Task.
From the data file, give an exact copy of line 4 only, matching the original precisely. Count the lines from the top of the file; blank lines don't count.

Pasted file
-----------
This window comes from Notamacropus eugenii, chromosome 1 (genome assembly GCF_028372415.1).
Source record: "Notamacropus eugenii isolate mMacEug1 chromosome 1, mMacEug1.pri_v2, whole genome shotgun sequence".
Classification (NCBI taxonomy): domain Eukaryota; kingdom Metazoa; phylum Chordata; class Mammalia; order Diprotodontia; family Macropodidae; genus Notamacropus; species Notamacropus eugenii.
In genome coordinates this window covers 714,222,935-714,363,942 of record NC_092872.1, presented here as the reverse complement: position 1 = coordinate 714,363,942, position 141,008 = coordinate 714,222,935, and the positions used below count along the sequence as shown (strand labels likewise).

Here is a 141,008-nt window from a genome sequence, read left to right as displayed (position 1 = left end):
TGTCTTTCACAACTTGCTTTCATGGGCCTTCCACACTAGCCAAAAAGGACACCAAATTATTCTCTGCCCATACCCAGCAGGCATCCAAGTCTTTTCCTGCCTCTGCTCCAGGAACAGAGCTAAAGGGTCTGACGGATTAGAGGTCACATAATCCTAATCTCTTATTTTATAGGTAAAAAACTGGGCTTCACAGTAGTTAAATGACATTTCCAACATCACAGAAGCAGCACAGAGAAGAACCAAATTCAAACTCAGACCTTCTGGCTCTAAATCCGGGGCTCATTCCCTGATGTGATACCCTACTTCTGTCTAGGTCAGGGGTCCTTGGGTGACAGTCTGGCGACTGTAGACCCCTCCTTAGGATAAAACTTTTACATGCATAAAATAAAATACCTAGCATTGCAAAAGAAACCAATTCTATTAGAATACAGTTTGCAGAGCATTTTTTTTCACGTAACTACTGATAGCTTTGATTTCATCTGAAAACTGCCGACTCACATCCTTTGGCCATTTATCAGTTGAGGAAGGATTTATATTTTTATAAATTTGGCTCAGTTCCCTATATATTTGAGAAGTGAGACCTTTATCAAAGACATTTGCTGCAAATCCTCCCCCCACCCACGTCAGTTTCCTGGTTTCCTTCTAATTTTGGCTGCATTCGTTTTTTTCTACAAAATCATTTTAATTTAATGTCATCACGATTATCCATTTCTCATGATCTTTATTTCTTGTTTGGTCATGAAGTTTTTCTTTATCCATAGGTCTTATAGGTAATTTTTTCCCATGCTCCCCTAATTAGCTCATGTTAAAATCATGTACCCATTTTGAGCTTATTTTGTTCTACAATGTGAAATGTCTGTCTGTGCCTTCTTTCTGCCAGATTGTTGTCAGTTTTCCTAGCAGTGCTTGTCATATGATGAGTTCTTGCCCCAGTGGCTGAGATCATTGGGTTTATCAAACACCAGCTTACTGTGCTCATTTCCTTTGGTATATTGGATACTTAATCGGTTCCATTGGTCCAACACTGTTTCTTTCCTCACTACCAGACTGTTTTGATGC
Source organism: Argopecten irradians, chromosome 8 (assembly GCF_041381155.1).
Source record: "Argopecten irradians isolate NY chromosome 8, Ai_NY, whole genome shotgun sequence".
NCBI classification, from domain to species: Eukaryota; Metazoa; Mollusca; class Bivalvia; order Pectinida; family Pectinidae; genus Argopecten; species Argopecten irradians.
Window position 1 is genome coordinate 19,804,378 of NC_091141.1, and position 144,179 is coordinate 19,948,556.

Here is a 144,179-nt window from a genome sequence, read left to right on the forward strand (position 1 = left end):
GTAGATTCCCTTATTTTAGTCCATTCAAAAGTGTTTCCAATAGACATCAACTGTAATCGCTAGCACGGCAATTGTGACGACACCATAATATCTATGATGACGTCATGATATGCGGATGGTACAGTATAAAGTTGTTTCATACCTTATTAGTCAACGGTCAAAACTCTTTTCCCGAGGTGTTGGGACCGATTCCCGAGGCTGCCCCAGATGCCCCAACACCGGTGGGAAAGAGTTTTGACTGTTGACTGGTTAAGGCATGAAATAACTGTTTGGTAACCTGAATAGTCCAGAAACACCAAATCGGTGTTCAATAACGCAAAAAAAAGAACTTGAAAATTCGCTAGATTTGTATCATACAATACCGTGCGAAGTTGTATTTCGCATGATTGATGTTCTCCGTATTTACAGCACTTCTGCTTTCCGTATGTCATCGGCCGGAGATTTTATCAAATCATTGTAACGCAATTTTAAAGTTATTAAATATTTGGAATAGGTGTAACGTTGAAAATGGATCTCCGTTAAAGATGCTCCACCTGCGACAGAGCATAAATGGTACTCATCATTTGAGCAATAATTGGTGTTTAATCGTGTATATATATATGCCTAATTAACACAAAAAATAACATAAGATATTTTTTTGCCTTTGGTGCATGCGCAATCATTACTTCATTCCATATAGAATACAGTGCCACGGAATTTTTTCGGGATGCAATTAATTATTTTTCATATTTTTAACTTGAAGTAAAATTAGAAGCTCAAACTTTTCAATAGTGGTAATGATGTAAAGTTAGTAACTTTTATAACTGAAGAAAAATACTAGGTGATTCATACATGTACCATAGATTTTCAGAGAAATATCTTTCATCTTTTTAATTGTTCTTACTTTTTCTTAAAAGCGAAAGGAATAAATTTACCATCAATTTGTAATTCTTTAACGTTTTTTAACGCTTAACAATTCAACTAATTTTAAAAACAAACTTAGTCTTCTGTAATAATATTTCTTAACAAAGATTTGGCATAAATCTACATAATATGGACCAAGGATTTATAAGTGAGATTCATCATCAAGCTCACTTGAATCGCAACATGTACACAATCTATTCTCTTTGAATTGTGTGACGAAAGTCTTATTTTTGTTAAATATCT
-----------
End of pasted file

In genome coordinates this window covers 714,222,935-714,363,942 of record NC_092872.1, presented here as the reverse complement: position 1 = coordinate 714,363,942, position 141,008 = coordinate 714,222,935, and the positions used below count along the sequence as shown (strand labels likewise).